A journalist accused of trying to pervert the course of justice by asking another reporter to publish a prejudicial expose about a crack dealer has been cleared by a jury.
A recorder at Birmingham Crown Court directed the jury to clear Amardeep Bassey, 28, after hearing legal submissions from his defence counsel.
The court was told Bassey hoped the article would help the dealer, his “good mate”, to walk free from court by prejudicing a forthcoming trial.
But Recorder Ruth Downing said the prosecution had failed to show any evidence of a forthcoming trial, or a crack dealer, and she directed the jury to acquit Bassey.
Earlier, Mr Stuart Clarkson, prosecuting, had told the jury that Bassey, a reporter with the Birmingham-based Sunday Mercury, asked freelance journalist Paul Samrai and two other reporters for advice about how to prejudice criminal proceedings.
Mr Samrai told the court that Bassey approached him in the press room at Birmingham Crown Court on February 8 this year and outlined the alleged plot in a mixture of English and Punjabi.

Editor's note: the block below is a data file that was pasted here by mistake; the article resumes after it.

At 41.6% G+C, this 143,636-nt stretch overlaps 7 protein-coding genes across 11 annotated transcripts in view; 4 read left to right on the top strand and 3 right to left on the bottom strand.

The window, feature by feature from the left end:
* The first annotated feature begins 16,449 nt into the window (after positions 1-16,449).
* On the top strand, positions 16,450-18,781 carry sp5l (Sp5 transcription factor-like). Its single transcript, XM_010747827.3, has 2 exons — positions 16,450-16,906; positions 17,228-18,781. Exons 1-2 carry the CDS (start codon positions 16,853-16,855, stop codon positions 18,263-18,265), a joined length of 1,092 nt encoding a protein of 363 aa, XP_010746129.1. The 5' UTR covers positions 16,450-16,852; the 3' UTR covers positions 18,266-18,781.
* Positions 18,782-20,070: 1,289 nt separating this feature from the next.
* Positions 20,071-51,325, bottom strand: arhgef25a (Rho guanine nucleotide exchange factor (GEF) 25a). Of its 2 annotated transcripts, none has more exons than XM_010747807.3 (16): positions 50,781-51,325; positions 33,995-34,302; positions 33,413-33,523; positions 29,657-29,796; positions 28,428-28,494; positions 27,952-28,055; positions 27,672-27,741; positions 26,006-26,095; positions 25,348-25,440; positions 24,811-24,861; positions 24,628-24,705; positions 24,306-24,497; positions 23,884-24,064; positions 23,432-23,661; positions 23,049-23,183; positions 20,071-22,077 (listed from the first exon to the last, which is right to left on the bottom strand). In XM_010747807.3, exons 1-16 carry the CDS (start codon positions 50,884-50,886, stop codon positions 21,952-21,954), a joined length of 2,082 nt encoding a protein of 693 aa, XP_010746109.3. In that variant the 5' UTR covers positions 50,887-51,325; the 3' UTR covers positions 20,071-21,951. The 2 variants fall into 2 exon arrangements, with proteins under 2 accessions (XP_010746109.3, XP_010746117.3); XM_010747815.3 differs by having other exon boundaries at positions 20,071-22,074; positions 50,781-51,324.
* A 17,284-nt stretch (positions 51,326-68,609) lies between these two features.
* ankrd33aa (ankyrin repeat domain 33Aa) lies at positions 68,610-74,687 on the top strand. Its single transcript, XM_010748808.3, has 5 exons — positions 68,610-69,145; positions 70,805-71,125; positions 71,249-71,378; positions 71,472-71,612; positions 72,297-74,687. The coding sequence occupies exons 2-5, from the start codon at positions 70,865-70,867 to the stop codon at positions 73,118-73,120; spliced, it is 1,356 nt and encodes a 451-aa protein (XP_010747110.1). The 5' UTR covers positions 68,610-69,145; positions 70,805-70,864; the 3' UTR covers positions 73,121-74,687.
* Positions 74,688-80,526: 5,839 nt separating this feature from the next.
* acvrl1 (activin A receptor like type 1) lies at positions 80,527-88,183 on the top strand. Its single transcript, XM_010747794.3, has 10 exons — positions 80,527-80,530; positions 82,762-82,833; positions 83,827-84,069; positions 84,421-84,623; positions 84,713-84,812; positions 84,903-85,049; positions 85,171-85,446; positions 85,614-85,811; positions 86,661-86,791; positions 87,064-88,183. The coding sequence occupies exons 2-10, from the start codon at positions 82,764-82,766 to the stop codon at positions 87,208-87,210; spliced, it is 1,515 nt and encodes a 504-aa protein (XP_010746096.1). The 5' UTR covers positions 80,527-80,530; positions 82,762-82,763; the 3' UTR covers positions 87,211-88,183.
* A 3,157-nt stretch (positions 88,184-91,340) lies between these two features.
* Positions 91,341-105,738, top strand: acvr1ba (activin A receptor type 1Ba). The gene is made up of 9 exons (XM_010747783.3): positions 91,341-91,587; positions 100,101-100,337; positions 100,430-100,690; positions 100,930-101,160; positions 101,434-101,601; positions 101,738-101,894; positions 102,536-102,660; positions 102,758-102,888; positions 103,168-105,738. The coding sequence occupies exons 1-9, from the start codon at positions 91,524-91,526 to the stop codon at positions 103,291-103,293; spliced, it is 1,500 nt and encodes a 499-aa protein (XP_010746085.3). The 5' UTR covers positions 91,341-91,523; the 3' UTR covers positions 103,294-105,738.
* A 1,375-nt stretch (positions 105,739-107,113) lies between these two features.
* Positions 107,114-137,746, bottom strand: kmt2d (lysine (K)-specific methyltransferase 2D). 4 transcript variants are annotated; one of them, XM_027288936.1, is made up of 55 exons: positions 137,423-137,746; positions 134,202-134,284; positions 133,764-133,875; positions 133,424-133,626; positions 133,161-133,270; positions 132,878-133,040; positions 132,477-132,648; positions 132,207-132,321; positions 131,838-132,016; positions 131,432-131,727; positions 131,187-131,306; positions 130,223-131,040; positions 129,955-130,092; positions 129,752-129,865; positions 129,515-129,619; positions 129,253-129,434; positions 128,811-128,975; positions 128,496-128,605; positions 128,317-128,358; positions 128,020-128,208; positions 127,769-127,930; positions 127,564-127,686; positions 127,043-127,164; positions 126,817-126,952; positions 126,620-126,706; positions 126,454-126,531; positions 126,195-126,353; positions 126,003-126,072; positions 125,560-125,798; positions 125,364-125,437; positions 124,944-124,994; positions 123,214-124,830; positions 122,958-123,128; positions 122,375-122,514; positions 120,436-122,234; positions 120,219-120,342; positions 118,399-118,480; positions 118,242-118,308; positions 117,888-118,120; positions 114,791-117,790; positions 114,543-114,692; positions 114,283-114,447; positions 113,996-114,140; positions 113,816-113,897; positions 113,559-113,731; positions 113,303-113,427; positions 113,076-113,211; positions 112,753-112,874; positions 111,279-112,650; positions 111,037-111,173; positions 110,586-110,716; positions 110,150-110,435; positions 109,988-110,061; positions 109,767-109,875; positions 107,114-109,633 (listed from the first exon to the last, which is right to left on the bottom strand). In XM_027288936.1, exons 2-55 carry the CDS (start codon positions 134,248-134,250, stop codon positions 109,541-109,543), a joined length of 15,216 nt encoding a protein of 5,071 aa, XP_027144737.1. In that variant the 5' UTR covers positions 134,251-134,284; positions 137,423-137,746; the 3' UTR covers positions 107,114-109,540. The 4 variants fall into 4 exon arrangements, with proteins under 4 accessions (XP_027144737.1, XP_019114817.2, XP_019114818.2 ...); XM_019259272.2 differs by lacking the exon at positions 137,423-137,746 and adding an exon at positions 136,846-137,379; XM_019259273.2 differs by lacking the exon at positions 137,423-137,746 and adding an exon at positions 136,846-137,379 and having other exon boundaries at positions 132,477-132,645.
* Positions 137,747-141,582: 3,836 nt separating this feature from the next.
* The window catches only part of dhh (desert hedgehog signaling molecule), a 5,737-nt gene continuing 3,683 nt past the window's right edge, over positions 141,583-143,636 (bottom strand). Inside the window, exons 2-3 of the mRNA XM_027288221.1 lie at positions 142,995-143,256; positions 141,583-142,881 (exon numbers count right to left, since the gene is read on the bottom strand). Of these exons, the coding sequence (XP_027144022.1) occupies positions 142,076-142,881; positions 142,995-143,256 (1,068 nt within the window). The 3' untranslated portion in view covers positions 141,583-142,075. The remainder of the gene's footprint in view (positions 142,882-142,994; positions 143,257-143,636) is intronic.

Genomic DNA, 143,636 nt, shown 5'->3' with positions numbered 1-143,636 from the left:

Samrai, who has worked for the News of the World, Sunday Mirror and Channel 4′s Despatches programme, admitted that he was jailed for three years in 1994 at Southwark Crown for his part in a passport scam. The sentence was later reduced to two years on appeal.
Bassey, of Coseley, West Midlands, claimed the conversation with Mr Samrai was a joke between two journalists.
He denied doing acts tending and intended to pervert the course of public justice between February 7 and February 29.
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